The earthy scent of wet earth after an early morning cloudburst still lingers in the air. The olfactory treat reminds me that Bahir Dar’s pristine environs are a universe away from my earlier destination — pollution-infested Addis Ababa, Ethiopia’s capital. Also known as the ‘Ethiopian Riviera’, Bahir Dar’s reputation is fueled by the glassy Lake Tana (the largest water body in Ethiopia and the source of the Blue Nile), expansive greens and wide, palm-tree anointed streets. “The origins of Bahir Dar — which in Amharic means “by the side of the sea” — date back to the 17thcentury,” our guide Assfer informs us as we cruise on Lake Tana, a UNESCO biosphere reserve. “Its pleasant climate made it the emperor’s choice for his summer residence.”
The lake’s shores, peppered with 37 islands, are set amid eucalyptus and palm trees that shelter centuries-old churches and monasteries. The shrines brim with frescoes, murals and paintings. We take an early-morning jetty ride to one of these islands, the lake’s copper-colored waters stirring to life as a cluster of papyrus-reed canoes pass us by carrying spices produced on the islands.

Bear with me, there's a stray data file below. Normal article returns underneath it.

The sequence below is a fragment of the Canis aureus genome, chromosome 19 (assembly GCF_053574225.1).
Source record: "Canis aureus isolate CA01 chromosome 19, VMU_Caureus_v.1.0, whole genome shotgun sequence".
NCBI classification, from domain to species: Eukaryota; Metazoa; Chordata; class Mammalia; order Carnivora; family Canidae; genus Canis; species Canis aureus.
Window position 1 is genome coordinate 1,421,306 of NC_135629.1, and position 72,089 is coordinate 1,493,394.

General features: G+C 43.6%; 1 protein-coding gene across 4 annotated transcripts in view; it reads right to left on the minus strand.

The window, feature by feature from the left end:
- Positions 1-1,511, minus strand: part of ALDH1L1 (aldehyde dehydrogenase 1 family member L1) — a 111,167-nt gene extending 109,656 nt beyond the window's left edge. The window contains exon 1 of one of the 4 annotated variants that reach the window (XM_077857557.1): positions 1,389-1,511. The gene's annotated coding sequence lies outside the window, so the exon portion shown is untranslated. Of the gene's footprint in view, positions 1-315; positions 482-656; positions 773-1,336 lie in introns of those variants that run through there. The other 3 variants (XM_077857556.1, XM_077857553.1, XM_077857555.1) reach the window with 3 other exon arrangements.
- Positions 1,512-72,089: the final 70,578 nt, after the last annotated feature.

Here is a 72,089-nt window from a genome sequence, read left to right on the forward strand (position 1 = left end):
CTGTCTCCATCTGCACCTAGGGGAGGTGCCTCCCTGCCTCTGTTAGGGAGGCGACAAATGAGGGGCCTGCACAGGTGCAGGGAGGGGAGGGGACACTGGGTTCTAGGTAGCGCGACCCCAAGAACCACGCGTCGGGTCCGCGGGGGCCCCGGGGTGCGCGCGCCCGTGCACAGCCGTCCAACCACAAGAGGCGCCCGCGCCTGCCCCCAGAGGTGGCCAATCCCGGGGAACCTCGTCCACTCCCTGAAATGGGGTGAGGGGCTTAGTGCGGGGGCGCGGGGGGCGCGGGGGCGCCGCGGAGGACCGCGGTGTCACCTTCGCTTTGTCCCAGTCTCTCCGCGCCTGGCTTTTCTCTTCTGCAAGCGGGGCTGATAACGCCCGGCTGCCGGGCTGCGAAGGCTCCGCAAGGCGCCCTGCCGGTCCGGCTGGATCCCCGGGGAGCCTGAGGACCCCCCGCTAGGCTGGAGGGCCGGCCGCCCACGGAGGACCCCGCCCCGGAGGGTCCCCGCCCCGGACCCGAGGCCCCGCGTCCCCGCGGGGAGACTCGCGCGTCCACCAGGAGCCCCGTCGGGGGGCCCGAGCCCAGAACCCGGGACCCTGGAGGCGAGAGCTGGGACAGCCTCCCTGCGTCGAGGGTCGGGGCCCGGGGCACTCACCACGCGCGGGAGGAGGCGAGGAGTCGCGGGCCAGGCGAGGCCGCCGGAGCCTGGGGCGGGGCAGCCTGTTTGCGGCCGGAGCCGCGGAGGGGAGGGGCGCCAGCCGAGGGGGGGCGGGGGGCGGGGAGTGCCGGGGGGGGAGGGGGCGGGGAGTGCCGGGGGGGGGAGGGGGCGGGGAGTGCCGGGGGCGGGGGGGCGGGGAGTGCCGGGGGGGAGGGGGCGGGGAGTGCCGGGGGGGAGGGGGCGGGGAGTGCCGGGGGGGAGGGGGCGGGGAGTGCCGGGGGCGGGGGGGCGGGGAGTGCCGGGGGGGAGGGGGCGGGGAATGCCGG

After 45 minutes, we disembark and trek to the Ura Kidane Mehret church famous for its old manuscripts, crosses, icons and brilliantly-colored paintings. Built round, an architectural style typical of the Ethiopian Orthodox Church, Ura Kidane Mehret has mud-plastered round walls with conical thatched roofs and alluring frescoes that have turned Bahir Dar into a pilgrimage spot.
In the mid-19th century, the Emperor Tewodros II, who ruled Ethiopia from 1855 to 1868, used Bahir Dar as a camp for his army. However, the city’s modernization began with the Italian occupation of Ethiopia in the 1930s, when the latter set up military bases. They also reconstructed portions of the city by pulling down old houses, and upgrading its drainage system. A motorized transportation system was also launched on Lake Tana and a bridge built along the exit of Blue Nile.